Monday, May 11, 2015

The anguish of a father

I am not sure if I have posted the following, which has remained a draft in my blog list for some time...

A friend forwarded the following story stroy to me. Apparently it was written by Wong Ho Leng, MP for Sibu and State Assemblyman for Bukit Assek. Touched by the story, I lost no time in routing it to friends and relatives.

... Untold Story about Guan Eng

I had written 2 paragraphs about my visit to Guan Eng when he was serving his sentence in Kajang Prison. I made that visit in October 1998 together with Chong Siew Chiang. I had merely written that during that visit in Kajang Prison, Chong Siew Chiang and I had a heart to heart talk with Guan Eng for 1 hr. 45 minutes in respect of his legal case which had cost him his freedom, political office, professional career, pension and much else besides. 

I had said that it was a sad but eventful meeting. I was economical in my words.

There is one aspect of my visit to Guan Eng that day that I did not write about. Actually, I could not write about it, because it was so, so humiliating and sad. I did not write about it because Kit Siang did not want me to see it. But I did see what Kit Siang desperately tried to let me not see it.

Kit Siang was supposed to drive us to Kajang Prison. He was busy that morning and our departure from our HQ was delayed a little. Kit Siang was speeding like nobody’s business. When we arrived at the Prison, we “checked” in at the office. It was at this time that I saw the prisoners walking out in their prison uniform for row calls at the wardens’ office. They had to squat in rows, every time and every day that they did so, and the prison wardens would call their numbers.

As I walked in, I saw the familiar face of a prisoner with an unfamiliar crew hair cut. He was squatting at the front row. Both his hands were placed over the back of his head …

We had a split second eye contact but I pretended not to see … It was very dissimilar to those other cases when I was required to visit the prison as a lawyer.

Half an hour later, we met. Kit Siang did not join us. I would not know where he had gone to. Guan Eng started by saying that he wanted me to send a message to Party members and supporters in Sarawak not to despair over his fate. “Tell them that they can break my back, but they cannot break my soul.”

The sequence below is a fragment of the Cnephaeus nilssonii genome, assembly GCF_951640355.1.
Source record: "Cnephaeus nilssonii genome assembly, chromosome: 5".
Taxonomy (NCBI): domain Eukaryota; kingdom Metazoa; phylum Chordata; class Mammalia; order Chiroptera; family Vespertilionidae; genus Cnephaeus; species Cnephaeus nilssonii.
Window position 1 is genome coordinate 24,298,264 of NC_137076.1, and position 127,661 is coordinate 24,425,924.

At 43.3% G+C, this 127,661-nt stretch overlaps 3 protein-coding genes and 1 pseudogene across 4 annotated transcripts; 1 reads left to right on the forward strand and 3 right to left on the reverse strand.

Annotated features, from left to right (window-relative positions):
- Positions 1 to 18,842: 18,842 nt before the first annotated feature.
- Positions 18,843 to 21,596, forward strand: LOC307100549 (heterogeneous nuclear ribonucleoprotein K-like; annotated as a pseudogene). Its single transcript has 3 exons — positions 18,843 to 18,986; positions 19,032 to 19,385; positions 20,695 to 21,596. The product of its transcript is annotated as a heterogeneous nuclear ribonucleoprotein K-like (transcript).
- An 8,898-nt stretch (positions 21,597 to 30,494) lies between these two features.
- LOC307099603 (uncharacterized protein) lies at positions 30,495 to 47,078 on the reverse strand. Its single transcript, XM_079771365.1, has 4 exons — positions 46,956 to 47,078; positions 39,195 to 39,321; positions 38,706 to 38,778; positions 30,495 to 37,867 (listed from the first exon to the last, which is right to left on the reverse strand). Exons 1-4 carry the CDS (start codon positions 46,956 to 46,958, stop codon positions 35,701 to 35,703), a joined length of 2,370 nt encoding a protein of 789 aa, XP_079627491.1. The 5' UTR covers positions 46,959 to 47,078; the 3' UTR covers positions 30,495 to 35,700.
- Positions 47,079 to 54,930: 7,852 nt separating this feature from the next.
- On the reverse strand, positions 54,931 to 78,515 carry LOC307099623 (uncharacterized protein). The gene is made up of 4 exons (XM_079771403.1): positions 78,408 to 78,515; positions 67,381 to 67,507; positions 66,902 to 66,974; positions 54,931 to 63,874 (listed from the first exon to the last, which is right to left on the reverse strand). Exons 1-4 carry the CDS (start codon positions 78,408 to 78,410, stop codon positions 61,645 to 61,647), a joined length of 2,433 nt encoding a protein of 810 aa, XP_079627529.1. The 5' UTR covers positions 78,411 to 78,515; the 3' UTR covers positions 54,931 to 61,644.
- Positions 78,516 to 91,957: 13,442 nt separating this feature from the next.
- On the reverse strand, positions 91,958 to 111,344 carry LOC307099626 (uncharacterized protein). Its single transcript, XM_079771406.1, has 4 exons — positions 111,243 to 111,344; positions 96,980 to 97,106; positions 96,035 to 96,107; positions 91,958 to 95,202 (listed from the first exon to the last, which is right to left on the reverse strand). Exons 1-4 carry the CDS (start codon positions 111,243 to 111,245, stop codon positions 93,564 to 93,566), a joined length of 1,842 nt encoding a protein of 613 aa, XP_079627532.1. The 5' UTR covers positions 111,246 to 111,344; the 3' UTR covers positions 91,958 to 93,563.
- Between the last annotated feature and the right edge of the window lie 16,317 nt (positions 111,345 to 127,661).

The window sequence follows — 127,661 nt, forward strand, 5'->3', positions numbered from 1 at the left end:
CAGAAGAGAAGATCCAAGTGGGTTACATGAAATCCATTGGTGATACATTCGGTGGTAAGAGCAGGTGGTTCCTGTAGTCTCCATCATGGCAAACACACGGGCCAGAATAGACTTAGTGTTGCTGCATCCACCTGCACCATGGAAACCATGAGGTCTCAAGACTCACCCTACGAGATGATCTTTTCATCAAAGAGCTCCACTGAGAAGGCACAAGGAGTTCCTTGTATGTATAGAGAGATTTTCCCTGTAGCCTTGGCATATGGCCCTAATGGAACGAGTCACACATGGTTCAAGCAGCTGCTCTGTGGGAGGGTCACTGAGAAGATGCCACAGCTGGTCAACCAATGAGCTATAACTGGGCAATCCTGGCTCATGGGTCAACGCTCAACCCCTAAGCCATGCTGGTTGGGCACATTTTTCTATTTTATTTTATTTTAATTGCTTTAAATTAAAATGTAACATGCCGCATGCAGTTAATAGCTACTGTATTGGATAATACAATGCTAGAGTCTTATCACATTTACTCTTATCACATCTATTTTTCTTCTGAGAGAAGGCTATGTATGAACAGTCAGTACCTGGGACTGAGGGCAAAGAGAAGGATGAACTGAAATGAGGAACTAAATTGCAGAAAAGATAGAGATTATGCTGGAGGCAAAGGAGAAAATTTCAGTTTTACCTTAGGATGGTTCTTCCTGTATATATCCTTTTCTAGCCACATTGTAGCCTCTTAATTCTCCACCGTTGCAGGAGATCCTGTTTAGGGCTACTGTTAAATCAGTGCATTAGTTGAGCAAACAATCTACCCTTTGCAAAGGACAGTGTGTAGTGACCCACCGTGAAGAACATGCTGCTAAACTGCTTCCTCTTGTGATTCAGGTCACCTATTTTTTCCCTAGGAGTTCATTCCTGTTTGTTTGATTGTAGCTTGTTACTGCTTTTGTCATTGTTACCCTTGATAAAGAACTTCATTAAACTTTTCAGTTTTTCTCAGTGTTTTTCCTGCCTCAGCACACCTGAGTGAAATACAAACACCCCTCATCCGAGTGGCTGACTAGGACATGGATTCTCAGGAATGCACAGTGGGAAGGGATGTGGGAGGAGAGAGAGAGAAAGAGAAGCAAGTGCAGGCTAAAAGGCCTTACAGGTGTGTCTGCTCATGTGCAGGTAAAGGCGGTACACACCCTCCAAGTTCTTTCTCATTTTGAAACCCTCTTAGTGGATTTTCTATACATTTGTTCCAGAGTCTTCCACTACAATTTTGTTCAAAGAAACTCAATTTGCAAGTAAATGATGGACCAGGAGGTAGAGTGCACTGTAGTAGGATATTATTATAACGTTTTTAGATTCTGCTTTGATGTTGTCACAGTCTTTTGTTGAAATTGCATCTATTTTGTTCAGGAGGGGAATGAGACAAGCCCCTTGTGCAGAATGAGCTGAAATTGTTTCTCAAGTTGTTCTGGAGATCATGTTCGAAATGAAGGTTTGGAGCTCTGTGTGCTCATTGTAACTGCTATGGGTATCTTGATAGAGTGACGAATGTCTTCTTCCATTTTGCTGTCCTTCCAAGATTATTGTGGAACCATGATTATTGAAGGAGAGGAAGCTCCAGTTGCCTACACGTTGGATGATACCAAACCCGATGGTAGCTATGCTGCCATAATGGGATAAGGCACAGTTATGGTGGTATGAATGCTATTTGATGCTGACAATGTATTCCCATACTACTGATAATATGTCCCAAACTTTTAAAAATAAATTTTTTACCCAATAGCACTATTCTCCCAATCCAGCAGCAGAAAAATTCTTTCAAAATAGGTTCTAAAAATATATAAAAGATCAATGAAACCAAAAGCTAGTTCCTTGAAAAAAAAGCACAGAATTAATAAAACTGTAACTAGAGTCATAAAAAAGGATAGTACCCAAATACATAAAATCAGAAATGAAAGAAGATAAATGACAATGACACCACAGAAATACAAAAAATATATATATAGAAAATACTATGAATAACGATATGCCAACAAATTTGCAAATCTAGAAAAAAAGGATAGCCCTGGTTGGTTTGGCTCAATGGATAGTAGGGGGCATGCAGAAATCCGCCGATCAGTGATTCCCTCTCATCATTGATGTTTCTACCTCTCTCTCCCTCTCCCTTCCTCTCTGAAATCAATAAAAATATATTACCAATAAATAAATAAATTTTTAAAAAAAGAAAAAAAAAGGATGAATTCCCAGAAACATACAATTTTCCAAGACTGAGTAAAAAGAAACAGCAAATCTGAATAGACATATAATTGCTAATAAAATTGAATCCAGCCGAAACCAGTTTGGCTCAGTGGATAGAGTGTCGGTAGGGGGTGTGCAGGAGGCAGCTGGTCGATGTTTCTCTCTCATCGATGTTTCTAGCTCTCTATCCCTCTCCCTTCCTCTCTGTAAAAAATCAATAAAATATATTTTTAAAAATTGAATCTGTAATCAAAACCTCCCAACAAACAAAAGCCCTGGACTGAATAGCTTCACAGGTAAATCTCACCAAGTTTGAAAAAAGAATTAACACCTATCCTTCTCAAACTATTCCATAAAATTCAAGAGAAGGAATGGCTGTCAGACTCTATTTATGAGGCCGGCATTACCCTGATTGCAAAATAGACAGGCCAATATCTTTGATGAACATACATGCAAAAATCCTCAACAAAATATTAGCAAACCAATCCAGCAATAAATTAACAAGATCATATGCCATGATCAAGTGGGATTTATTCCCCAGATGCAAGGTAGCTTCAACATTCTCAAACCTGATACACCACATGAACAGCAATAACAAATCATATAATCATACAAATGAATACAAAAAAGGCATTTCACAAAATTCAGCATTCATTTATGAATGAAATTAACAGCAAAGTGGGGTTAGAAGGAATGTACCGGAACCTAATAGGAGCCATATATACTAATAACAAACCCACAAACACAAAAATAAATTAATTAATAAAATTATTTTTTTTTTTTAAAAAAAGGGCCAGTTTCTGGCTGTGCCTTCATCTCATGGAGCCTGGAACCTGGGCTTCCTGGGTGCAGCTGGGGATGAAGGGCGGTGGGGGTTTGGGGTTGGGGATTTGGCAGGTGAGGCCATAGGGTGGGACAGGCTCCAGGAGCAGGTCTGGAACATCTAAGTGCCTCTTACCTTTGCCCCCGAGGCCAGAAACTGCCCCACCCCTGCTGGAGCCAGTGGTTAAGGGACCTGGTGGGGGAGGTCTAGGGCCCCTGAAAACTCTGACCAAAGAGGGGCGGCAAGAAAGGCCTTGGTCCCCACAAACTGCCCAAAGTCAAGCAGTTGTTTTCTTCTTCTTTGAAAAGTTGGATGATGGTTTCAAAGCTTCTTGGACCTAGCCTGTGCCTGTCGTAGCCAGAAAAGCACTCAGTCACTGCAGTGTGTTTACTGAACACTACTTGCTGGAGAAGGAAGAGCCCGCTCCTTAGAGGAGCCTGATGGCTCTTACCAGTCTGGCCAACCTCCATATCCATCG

As we discussed his case, I knew that he was not well at all. He was pale and complained of body pain. He also complained that he had not consumed sufficient salt, the food being tasteless. We were worried that his fragile body won’t take him through. We were concerned about his safety in there. He assured us that the inmates there had treated him alright, that they all knew that he was wronged.

It was unbelievable that even when he was at the pit of his life, he had his heart for the Party members, in our case, the comrades in Sarawak.

We told him our view about the legal case. It was clear to us that he was fated to sit behind bars for another 10 months. He knew as much. Royal pardon was out of question.

As Kit Siang drove us away from the Kajang Prison, he made sure that we had a taste of the signature food of Kajang town – satay. At the coffee shop, Kit Siang greeted the town folks who wished him well and to remain strong, but in his leaner body frame, I saw the pains that he had endured. Political adversaries had long accused him of cronyism and nepotism, and the building of a Lim dynasty. The fate of his son losing everything after standing up for a Malay girl who was raped by a Chief Minister, and having to languish in jail for 18 months, showed the cruelty and venom of those accusations.

Siew Chiang was habouring many questions inside his chest and it took a long time for him to break his silence. He asked Kit Siang why he was speeding desperately this morning. Kit Siang then told us. He wanted to make it to the Prison before the row call. If we had made it in time, our meeting could begin, and Guan Eng would not have to take part in the row call. During the row calls, the prisoner had to squat in a row, hands behind the head … As the father, Kit Siang did not want us to see his son in that moment of ultimate humiliation.

Siew Chiang told Kit Siang that he did not see Guan Eng in the row. I said I did not also. Then Kit Siang told us where Guan Eng was squatted. He sped, because he had not wanted us to see the ultimate humiliation to his son.

But I had sinned with my eyes.

The signature satay was tasteless to me amidst cries of injustice that innocent people had to suffer.

On our way home, there was hardly any communication between us. Our hearts were heavier than lead. In my mind, I saw the flashes of a prisoner, hands behind his head, his face so familiar, squatting in the row like other inmates. I repeatedly asked myself whether Guan Eng deserved this. Why should I see that moment in his life when his father had wanted me not to? But that was what it was, for Guan Eng had to endure that humiliation for 365 days.